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Orange Order says No to ‘New Decade, New Approach’ deal

Ciarán Mac Giolla Bhéin of Conradh na Gaeilge Ciarán Mac Giolla Bhéin of Conradh na Gaeilge
By Staff Reporter

ORANGE Order leaders have fired a shot across the DUP bows with a no-holds-barred attack on the ‘New Decade, New Approach’ deal tabled last night by the Irish and British governments.

Previously, Order Grand Secretary Mervyn Gibson had warned the DUP that any concession on an Irish Language Act would be fiercely opposed by Orangemen.
“In contrast to the detailed list of measures to promote the Irish language, references to Ulster-Scots/Ulster-British culture are ambiguous – lacking meaningful detail or delivery mechanisms,” said a statement from the Grand Lodge of Ireland.

“Indeed, many of the initiatives are merely reworking of previous undelivered commitments to our community. As British citizens living in the United Kingdom, we have a complex and multi-layered identity which in many areas is wider than simply Ulster-Scots. We remain unconvinced that the cultural traditions and identity of the Orange family will be meaningfully promoted or safeguarded by these proposal.”

Earlier Conradh na Gaeilge had branded the proposals an “historic advancement” for the Irish language but ones which fell “far short” of previous government commitments by the Irish and British governments.

The deal includes a number of provisions for the language including the appointment of a Irish Language Commissioner.

Dr Niall Comer, President of Conradh na Gaeilge, said that deal was “undoubtedly historic”, however, the organisation highlighted the absence of an Irish Language Act as promised in the 2006 St Andrew’s Agreement.

“This legislation is undoubtedly an historic advancement for our community, and for those who wish to use the language, by providing historic official status, legal protection and an Irish language Commissioner for the first time in the history of the state,” Dr Comer said.

“This has only come about as the result of a tireless, inspirational and bottom up campaign which has transformed how people here now view the language and ultimately how the state will interact with our community and shared language moving forward.”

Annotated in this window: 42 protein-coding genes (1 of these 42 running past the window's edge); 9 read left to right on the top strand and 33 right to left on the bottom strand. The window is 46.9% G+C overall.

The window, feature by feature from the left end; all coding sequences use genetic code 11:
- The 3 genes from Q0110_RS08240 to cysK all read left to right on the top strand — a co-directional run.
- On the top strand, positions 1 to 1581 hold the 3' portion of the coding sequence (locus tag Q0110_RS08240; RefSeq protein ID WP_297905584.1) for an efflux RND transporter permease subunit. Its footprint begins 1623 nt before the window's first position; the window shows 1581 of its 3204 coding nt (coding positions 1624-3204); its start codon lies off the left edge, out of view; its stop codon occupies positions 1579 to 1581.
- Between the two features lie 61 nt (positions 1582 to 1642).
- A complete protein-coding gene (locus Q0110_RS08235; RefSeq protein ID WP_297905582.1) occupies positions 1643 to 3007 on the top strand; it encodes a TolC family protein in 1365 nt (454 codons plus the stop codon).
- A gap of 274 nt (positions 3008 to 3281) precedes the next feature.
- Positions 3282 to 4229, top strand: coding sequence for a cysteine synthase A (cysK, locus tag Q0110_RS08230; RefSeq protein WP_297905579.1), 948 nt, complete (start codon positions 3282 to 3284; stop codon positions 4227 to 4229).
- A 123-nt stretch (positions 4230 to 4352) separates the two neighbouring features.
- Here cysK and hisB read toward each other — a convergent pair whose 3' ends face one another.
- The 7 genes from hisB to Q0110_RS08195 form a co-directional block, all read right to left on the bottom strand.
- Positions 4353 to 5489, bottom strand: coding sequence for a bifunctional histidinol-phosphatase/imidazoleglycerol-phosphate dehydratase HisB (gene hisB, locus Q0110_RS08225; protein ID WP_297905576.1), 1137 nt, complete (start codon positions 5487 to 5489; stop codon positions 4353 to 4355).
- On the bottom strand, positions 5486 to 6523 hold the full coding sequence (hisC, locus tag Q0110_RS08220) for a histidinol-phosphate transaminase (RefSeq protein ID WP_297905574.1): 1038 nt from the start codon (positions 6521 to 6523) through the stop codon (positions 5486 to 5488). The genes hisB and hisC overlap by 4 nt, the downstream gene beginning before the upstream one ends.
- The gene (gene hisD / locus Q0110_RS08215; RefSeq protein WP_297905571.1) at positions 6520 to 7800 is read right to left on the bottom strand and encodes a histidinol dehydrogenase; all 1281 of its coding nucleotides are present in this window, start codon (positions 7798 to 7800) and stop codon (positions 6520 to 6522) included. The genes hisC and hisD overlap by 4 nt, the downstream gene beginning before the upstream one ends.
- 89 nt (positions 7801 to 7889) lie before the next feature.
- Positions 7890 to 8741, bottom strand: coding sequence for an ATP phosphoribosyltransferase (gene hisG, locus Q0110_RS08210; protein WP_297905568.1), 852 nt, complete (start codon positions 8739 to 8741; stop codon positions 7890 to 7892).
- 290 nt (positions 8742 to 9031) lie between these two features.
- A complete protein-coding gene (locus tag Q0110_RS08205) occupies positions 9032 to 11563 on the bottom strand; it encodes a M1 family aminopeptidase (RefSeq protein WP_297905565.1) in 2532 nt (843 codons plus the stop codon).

Ciarán Mac Giolla Bhéin of Conradh na Gaeilge added: “This protection comes in the form of an Irish language Bill being pasted into the GFA, independent from the other language legislation, as new, separate parts of that agreement. If passed, we will hold any new power-sharing executive fully to account on the full implementation of these proposals and will tirelessly test and expose the weaknesses and glaring omissions in the coming days, weeks and months.

“There are some huge question marks here. These proposals fall far short of the commitments made in the 2006 St Andrew’s Agreement, which promised an Irish language Act based on the Welsh legislation and does not contain provisions that are made for language in Wales or in the south, as was explicitly committed to by both Governments.

“The complete omission of visibility and signage is hugely frustrating and will undoubtedly be a source of tension and will expose major fault-lines on contested cases of signage in the coming period. However, the possibility of the delivery of signage through language standards will be rigorously and immediately tested by our community.

“The role and remit of the commissioner being left to the sign-off of OFMDFM leaves us at the whim of a veto being used against core components of the legislation and drafting and delivery of services. The use of any veto to limit, obstruct or frustrate delivery of services and rights would undoubtedly erode trust and could be potentially catastrophic for any incoming Executive.

“We welcome the adoption of recommendations included in our consultation document for the centuries long overdue repeal of the final remaining 1737 Penal Law, that will now facilitate the use of Irish in Courts; the new central translations hub; the right to use Irish in the Assembly, where it was previously sneered at and belittled, which includes a provision for simultaneous translation. Finally, the commitment to an Irish language Strategy has the potential to transform our community in the coming years.

“We will now work diligently towards testing the glaring gaps in the legislation that prevent us from playing a fair and equal role in our society. Legal advice is being sought on several of the provisions, including the ‘official status’ provision. The devil is not only in the detail of the legislation, but in the implementation of that legislation.”

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